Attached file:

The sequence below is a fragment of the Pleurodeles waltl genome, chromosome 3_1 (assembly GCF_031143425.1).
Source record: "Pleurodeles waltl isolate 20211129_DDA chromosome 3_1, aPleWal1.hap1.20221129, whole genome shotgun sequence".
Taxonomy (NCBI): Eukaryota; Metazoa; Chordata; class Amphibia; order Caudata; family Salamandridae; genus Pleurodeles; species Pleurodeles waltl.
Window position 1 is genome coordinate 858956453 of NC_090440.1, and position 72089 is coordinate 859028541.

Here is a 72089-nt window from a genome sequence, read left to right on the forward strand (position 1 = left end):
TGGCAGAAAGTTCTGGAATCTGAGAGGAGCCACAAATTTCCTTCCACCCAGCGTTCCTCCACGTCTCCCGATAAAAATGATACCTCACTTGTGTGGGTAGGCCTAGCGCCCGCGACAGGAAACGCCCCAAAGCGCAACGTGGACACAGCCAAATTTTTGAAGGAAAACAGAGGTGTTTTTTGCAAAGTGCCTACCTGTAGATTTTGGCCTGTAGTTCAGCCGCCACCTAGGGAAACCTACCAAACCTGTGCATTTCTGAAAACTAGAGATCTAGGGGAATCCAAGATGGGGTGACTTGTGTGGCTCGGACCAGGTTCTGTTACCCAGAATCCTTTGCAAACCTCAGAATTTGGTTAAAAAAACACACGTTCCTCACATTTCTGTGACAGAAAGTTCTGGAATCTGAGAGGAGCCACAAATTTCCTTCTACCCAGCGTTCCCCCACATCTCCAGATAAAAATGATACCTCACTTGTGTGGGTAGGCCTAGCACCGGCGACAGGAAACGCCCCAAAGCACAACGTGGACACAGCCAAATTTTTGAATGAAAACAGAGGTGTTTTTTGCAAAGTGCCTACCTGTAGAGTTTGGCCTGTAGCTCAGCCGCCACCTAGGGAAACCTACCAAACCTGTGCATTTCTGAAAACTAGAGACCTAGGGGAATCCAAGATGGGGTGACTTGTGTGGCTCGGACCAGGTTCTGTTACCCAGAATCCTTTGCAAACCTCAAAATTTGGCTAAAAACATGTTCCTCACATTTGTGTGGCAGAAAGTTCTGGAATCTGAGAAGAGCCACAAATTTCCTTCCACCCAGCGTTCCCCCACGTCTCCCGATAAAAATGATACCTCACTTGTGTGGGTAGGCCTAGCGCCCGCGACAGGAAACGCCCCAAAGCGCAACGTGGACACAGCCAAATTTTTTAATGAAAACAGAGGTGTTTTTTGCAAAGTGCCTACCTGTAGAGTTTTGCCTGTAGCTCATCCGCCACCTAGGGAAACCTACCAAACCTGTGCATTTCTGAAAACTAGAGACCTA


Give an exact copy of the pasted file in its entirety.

The sequence below is a fragment of the Pleurodeles waltl genome, chromosome 3_1 (assembly GCF_031143425.1).
Source record: "Pleurodeles waltl isolate 20211129_DDA chromosome 3_1, aPleWal1.hap1.20221129, whole genome shotgun sequence".
Taxonomy (NCBI): Eukaryota; Metazoa; Chordata; class Amphibia; order Caudata; family Salamandridae; genus Pleurodeles; species Pleurodeles waltl.
Window position 1 is genome coordinate 858956453 of NC_090440.1, and position 72089 is coordinate 859028541.

Here is a 72089-nt window from a genome sequence, read left to right on the forward strand (position 1 = left end):
TGGCAGAAAGTTCTGGAATCTGAGAGGAGCCACAAATTTCCTTCCACCCAGCGTTCCTCCACGTCTCCCGATAAAAATGATACCTCACTTGTGTGGGTAGGCCTAGCGCCCGCGACAGGAAACGCCCCAAAGCGCAACGTGGACACAGCCAAATTTTTGAAGGAAAACAGAGGTGTTTTTTGCAAAGTGCCTACCTGTAGATTTTGGCCTGTAGTTCAGCCGCCACCTAGGGAAACCTACCAAACCTGTGCATTTCTGAAAACTAGAGATCTAGGGGAATCCAAGATGGGGTGACTTGTGTGGCTCGGACCAGGTTCTGTTACCCAGAATCCTTTGCAAACCTCAGAATTTGGTTAAAAAAACACACGTTCCTCACATTTCTGTGACAGAAAGTTCTGGAATCTGAGAGGAGCCACAAATTTCCTTCTACCCAGCGTTCCCCCACATCTCCAGATAAAAATGATACCTCACTTGTGTGGGTAGGCCTAGCACCGGCGACAGGAAACGCCCCAAAGCACAACGTGGACACAGCCAAATTTTTGAATGAAAACAGAGGTGTTTTTTGCAAAGTGCCTACCTGTAGAGTTTGGCCTGTAGCTCAGCCGCCACCTAGGGAAACCTACCAAACCTGTGCATTTCTGAAAACTAGAGACCTAGGGGAATCCAAGATGGGGTGACTTGTGTGGCTCGGACCAGGTTCTGTTACCCAGAATCCTTTGCAAACCTCAAAATTTGGCTAAAAACATGTTCCTCACATTTGTGTGGCAGAAAGTTCTGGAATCTGAGAAGAGCCACAAATTTCCTTCCACCCAGCGTTCCCCCACGTCTCCCGATAAAAATGATACCTCACTTGTGTGGGTAGGCCTAGCGCCCGCGACAGGAAACGCCCCAAAGCGCAACGTGGACACAGCCAAATTTTTTAATGAAAACAGAGGTGTTTTTTGCAAAGTGCCTACCTGTAGAGTTTTGCCTGTAGCTCATCCGCCACCTAGGGAAACCTACCAAACCTGTGCATTTCTGAAAACTAGAGACCTA